Based on Nelson Mandela’s autobiography, scripted by William Nicholson (Gladiator), and directed by Justin Chadwick (The Other Boleyn Girl), Mandela: Long Walk to Freedom is a well meaning, but somewhat lacking biographical film about one of the greatest leaders and social activists of our time, Nelson Mandela. Anchored by strong performances by Idris Elba as the title character, and Noamie Harris, as Mandela’s second wife, Winnie, the film explores events from Mandela’s youth in the 1920’s all the way up to his historical election as President of South Africa in 1994.
Unfortunately, like so many biopics before it, Mandela glazes over important events and signposts others. Much of Mandela’s early life, his career as a young courtroom attorney and budding revolutionary, events that could have provided some insight into his psyche are largely ignored. Instead, we things are reduced to a series of important plot points. In 1940’s Johannesburg, Mandela is a lawyer; doing as well as a black man can with no interest in political activism. However, after s friend of his is beaten death by police, Mandela feels the need to get involved. This may be true, but the way it’s portrayed makes Mandela come across like countless other heroes portrayed in movies; reluctant, but spurred into action by personal events.
The film deserves credit for showing Mandela’s flaws as a young man, before he was considered such a virtuous figure. His womanizing ways lead to the dissolution of his first marriage, just as Mandela was getting seriously involved in the African National Congress. In the process of building a coalition against the current regime, he becomes enraptured by Winnie Madikizela, who would become his second wife, confidante, and much later, an ideological rival. Eventually rejecting his non violent position, Mandela quickly becomes the opposition’s enemy #1. Labeled a terrorist, and a threat to the African National Congress, he is eventually arrested and tried for attempting to overthrow the government. Found guilty, he becomes a martyr, when he’s able to avoid a death sentence.
From there, the bulk of the story deals with Mandela’s 27 years in prison. While it does show some of his struggle against racist guards, like a lot of other aspects of the film, much of this part of his life is glossed over. Of real interest here is Winnie’s turmoil. Left alone with several children, she faces constant interrogation by the local police and government agents. The world is beginning to change, and Winnie is a fiery, charismatic leader, seeking retribution against her the establishment. This is in stark contrast to her husband, who went into prison a man filled with anger, but came out reasonable, and interested in exacting peace, not revenge.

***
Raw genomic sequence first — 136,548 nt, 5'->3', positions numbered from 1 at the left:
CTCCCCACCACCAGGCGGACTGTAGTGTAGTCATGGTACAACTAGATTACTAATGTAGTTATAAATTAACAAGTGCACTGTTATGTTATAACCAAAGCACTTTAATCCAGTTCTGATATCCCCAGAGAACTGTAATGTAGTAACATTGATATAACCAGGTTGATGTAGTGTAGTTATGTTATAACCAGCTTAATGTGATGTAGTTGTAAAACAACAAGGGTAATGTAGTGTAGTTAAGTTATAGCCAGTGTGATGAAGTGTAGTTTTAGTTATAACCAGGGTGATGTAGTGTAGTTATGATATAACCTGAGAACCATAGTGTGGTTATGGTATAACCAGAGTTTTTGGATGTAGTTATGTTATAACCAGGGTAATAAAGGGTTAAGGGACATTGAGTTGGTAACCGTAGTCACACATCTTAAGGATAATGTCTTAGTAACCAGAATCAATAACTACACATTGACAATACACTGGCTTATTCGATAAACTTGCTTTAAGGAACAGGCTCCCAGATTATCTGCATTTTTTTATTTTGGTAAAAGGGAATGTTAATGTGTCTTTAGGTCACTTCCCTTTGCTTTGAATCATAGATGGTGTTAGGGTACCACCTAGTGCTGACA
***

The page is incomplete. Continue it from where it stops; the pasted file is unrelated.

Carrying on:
Though Idris Elba doesn’t look a lot like Nelson Mandela, he does a fine job in the early parts of the film, capturing Mandela youthful exuberance and affable charm. The fact that the movie moves so fast from event to event in Mandela’s life doesn’t really give Elba a chance to flesh out his characterization. It also doesn’t help that his waxy aging makeup looks laughable in a few scenes. Noamie Harris manages to steal the spotlight with her charismatic portrayal of Winnie. Watching her turn into an unapologetic activist during her husband’s imprisonment is a wonderful transformation by Harris.
While there’s little doubt that Justin Chadwick’s heart was in the right place with Mandela: Long Walk to Freedom. However, it feels as though he barely skimmed the surface of what was clearly a fascinating life. I still recommend giving this a look, but expect it to act as a primer to Nelson Mandela’s life, not the definitive story.
Presented in the 2.40:1 aspect ratio, Mandela: Long Walk to Freedom looks wonderful on Blu-ray. There’s a film-like texture throughout, supported by a consistent grain structure and details are top-notch. Colors are equally impressive, maintaining a rich and lively appearance. Skin tones look natural, and digital anomalies are a non-issue.
Mandela: Long Walk to Freedom features an engrossing DTS-HD Master Audio 5.1 lossless soundtrack. Surround action is very effective, and separation noticeable. Music delivery is precise and full, and dialogue is presented without any distortions. Sound effects are immersive throughout, creating an enjoyable listening experience.
English SDH, and Spanish subtitles are included.
The following extras are available:
- Audio Commentary: Director Justin Chadwick discusses Mandela’s burial place and establishing his heritage at a young age, casting, Idris Elba’s physical differences from the real Mandela but his ability to carry the same spirit, the film’s parallel to Mandela’s lifestyle, actor performances, Mandela’s relationship with Winnie, recreating key historical scenes, remaining true to history and the people portrayed, the meticulous historical recreations, the Mandela family’s support for the film, and more. This is a must-listen.
- Mandela: The Leader You Know, the Man You Didn’t (HD, 22:04) A recap of Mandela’s life, intercut with shots from the film, historical archives, and more. A large number of celebrities are included. With optional English subtitles.
- Behind-the-Scenes Featurettes (HD) A collection of four features, each on a specific aspect of the filmmaking process. Included are Production Design (6:51), Costumes & Makeup (8:45), Special Effects (7:09), and Music & Sound (7:34). With optional English subtitles.
- Tribute Video Gallery (HD) Celebrities share their thoughts on Mandela. Included are Dan Rather – Journalist (2:30), Al Gore – Former Vice President (2:32), Robin Roberts – Journalist (3:02), Tom Brokaw – Journalist (1:37), CCH Pounder – Actor (2:50), John Legend – Musician (1:04), and Jeanette Carlson – Anti-Apartheid Activist (2:41). With optional English subtitles.
- DVD Copy of the film.
- UV Digital Copy
- Digital Copy